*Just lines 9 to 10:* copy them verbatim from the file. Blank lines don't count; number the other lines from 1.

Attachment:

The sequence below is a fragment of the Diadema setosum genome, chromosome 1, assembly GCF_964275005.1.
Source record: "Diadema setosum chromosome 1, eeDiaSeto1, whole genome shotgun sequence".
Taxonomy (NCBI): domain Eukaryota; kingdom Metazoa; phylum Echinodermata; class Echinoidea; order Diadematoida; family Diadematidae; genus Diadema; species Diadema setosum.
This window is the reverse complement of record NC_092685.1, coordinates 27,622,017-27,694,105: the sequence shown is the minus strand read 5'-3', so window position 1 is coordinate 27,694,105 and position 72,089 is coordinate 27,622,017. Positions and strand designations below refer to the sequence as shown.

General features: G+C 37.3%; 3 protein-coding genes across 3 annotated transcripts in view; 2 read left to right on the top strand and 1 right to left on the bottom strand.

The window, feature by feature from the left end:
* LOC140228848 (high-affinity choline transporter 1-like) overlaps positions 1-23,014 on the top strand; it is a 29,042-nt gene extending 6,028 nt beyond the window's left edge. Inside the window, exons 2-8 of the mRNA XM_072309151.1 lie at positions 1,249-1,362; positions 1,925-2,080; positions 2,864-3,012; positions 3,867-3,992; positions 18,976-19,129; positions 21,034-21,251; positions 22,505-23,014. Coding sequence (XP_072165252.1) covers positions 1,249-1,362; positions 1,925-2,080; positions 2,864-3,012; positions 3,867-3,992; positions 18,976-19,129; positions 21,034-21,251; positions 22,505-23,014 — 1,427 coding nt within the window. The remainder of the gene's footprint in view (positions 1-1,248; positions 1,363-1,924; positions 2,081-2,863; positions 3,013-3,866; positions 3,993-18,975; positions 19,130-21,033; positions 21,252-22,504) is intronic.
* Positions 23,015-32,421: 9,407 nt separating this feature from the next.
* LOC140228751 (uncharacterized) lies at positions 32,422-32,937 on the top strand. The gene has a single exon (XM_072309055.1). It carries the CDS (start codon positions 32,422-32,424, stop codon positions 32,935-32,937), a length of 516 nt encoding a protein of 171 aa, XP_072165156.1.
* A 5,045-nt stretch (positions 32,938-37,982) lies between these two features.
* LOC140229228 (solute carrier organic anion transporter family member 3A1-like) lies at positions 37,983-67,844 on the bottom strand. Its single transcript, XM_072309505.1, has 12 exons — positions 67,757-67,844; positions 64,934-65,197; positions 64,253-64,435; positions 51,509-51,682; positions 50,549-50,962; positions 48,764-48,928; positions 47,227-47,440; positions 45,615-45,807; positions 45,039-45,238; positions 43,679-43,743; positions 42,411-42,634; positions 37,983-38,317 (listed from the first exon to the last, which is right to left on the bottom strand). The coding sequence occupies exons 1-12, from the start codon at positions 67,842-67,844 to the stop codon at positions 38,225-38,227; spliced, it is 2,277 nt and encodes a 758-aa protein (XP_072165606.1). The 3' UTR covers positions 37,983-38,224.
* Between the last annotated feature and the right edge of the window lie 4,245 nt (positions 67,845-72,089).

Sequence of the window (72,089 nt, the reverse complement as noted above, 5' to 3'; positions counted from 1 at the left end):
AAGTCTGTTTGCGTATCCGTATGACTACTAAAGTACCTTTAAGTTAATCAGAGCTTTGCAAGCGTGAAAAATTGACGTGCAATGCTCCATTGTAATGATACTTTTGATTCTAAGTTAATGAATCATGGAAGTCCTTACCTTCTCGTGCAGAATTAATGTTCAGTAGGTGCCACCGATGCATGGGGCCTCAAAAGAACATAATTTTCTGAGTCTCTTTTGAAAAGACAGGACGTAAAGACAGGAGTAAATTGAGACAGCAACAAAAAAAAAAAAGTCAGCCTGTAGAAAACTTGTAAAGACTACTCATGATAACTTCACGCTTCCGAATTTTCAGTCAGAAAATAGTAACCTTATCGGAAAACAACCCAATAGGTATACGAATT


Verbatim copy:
* LOC140228751 (uncharacterized) lies at positions 32,422-32,937 on the top strand. The gene has a single exon (XM_072309055.1). It carries the CDS (start codon positions 32,422-32,424, stop codon positions 32,935-32,937), a length of 516 nt encoding a protein of 171 aa, XP_072165156.1.
* A 5,045-nt stretch (positions 32,938-37,982) lies between these two features.